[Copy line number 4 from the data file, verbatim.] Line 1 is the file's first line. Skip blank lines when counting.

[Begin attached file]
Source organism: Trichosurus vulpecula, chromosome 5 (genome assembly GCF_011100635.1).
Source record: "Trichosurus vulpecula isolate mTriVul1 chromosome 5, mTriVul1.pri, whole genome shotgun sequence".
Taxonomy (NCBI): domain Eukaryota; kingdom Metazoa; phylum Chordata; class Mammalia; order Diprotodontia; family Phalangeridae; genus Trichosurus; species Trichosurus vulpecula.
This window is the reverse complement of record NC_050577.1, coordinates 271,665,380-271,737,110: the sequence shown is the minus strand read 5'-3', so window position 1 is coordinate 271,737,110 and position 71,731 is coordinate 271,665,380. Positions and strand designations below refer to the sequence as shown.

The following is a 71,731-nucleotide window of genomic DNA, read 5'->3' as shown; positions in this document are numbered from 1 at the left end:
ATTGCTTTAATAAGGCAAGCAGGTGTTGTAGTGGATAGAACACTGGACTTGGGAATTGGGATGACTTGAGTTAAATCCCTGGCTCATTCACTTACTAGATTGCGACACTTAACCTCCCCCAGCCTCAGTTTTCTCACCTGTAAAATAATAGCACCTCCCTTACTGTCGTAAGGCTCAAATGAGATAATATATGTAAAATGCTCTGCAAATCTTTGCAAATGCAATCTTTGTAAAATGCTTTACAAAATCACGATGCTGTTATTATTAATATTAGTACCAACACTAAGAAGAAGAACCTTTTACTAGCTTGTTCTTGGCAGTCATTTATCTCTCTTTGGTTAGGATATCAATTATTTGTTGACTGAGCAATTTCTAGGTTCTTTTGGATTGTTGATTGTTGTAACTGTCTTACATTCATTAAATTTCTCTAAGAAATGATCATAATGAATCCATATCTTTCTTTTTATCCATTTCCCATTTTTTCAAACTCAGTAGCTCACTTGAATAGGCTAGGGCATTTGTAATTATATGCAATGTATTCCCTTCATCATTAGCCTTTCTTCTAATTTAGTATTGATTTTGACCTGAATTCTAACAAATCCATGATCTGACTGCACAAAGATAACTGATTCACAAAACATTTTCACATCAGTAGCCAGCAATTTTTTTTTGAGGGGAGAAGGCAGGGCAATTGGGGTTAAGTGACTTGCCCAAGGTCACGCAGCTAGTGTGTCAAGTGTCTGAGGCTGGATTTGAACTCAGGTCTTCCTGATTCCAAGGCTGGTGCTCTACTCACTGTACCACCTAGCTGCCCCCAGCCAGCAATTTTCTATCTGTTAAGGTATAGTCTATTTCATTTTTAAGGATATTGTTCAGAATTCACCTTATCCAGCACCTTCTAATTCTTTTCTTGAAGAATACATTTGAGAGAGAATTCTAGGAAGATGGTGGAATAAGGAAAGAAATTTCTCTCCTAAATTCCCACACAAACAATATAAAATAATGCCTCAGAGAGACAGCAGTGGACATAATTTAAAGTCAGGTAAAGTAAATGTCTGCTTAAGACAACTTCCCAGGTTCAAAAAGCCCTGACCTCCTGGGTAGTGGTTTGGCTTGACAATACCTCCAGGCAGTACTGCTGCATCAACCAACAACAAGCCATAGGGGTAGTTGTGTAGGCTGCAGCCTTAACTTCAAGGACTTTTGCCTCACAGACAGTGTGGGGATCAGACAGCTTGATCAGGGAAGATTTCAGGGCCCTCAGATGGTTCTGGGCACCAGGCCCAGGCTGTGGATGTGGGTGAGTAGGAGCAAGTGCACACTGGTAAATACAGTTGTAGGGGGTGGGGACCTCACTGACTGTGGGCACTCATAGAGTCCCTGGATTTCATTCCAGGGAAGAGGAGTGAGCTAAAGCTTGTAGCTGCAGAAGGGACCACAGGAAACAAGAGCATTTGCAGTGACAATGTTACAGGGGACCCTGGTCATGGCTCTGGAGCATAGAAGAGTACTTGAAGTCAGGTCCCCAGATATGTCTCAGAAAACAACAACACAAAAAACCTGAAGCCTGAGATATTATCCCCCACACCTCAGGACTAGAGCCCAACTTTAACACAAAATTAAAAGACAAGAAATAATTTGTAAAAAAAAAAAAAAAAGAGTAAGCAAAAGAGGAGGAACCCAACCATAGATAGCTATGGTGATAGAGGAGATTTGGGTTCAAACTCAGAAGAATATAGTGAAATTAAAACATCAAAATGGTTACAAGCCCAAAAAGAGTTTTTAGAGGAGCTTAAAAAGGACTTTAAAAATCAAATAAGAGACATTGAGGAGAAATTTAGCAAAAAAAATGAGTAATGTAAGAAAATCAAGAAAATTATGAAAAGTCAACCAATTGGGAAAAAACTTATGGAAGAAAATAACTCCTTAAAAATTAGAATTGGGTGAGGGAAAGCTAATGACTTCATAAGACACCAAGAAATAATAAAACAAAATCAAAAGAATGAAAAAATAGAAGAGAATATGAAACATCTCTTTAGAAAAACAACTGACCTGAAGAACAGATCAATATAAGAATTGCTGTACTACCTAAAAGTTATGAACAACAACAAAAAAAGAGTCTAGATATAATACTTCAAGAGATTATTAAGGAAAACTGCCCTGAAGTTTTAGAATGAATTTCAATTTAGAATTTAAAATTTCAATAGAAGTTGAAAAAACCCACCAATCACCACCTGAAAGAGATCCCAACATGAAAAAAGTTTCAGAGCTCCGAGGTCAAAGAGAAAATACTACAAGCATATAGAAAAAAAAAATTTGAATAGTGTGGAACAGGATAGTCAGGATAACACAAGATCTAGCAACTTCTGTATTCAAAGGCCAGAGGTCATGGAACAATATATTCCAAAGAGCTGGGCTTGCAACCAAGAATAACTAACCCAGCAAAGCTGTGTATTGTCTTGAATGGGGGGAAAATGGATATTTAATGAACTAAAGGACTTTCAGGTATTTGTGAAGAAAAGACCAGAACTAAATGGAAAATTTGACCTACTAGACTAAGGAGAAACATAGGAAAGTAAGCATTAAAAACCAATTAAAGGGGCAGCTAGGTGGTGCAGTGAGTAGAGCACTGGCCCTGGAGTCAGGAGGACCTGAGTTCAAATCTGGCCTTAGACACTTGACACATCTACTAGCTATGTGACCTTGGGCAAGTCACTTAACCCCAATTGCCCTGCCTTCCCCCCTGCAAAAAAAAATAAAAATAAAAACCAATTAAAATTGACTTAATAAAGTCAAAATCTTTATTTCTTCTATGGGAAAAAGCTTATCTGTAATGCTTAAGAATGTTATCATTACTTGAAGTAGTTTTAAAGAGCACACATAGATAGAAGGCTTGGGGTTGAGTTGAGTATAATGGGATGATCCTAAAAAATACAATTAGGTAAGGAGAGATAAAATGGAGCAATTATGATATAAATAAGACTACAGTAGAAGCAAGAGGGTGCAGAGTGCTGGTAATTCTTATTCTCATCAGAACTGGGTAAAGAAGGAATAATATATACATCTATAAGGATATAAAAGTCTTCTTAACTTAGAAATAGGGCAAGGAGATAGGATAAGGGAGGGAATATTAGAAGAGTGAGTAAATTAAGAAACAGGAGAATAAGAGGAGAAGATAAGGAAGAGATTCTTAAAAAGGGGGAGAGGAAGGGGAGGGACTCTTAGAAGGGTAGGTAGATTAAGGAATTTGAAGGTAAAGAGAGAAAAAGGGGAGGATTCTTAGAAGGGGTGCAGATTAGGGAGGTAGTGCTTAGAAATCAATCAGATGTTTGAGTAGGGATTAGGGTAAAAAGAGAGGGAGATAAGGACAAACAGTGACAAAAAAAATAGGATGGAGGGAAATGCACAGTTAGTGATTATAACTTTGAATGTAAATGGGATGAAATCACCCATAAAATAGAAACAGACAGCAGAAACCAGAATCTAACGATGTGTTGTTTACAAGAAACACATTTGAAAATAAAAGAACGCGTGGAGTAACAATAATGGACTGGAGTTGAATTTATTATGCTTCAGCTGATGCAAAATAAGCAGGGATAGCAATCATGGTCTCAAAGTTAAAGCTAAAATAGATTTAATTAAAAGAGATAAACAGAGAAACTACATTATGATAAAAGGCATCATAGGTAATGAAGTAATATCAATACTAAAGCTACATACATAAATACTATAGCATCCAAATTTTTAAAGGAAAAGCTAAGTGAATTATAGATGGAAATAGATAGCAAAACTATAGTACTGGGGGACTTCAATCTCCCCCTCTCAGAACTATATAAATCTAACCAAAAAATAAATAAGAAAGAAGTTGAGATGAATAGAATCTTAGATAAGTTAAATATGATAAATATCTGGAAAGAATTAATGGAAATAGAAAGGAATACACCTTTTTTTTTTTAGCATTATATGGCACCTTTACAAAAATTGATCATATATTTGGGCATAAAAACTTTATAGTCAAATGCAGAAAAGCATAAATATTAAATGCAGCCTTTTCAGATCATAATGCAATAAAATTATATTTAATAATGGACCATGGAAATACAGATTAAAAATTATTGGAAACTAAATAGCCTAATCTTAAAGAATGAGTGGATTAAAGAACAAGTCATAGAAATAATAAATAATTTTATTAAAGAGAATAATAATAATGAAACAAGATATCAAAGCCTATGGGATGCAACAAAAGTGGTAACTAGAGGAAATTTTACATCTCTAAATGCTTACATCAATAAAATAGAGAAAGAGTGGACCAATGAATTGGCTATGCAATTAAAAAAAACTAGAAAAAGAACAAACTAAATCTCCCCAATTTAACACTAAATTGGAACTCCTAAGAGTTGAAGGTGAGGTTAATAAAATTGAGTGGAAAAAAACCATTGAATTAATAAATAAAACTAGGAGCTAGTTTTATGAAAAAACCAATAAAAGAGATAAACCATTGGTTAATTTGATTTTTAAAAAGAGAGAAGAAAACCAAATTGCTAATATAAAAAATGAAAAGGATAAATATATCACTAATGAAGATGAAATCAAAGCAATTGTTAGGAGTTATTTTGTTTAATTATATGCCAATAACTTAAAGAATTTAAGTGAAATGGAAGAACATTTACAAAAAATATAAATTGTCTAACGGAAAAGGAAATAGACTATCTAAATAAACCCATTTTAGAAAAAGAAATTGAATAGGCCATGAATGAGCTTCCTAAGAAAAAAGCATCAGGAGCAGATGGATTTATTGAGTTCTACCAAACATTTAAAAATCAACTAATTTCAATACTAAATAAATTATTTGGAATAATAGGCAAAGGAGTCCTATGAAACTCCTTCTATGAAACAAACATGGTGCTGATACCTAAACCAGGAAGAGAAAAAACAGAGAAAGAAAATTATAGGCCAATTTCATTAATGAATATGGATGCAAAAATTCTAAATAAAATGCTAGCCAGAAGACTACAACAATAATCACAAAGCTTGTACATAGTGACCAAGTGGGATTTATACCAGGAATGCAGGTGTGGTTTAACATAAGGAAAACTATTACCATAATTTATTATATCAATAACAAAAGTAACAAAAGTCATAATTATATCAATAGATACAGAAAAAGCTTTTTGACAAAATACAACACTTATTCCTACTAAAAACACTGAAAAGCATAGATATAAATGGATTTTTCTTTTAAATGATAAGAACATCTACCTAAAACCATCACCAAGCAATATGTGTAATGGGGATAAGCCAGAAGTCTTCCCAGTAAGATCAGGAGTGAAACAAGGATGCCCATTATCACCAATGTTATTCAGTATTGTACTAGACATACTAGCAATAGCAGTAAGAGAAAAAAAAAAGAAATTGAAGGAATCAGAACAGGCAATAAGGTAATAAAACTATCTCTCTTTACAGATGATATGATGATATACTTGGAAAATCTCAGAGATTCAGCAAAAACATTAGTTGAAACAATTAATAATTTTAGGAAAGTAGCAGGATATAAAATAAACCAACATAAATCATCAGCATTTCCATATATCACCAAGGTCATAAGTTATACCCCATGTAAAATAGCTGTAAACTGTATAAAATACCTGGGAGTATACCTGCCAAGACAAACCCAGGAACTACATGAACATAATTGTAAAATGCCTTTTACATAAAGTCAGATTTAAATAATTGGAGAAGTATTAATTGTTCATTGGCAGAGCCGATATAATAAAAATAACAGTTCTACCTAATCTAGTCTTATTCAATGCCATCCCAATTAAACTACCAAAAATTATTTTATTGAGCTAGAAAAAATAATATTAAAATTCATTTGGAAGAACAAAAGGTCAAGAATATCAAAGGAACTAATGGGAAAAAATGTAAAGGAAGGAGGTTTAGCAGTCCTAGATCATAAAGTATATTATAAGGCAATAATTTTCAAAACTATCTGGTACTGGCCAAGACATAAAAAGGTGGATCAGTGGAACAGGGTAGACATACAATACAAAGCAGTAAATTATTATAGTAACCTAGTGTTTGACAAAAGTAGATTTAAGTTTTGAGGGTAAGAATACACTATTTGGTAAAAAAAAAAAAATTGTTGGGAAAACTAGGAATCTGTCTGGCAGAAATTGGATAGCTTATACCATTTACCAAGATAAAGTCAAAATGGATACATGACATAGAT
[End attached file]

This window is the reverse complement of record NC_050577.1, coordinates 271,665,380-271,737,110: the sequence shown is the minus strand read 5'-3', so window position 1 is coordinate 271,737,110 and position 71,731 is coordinate 271,665,380. Positions and strand designations below refer to the sequence as shown.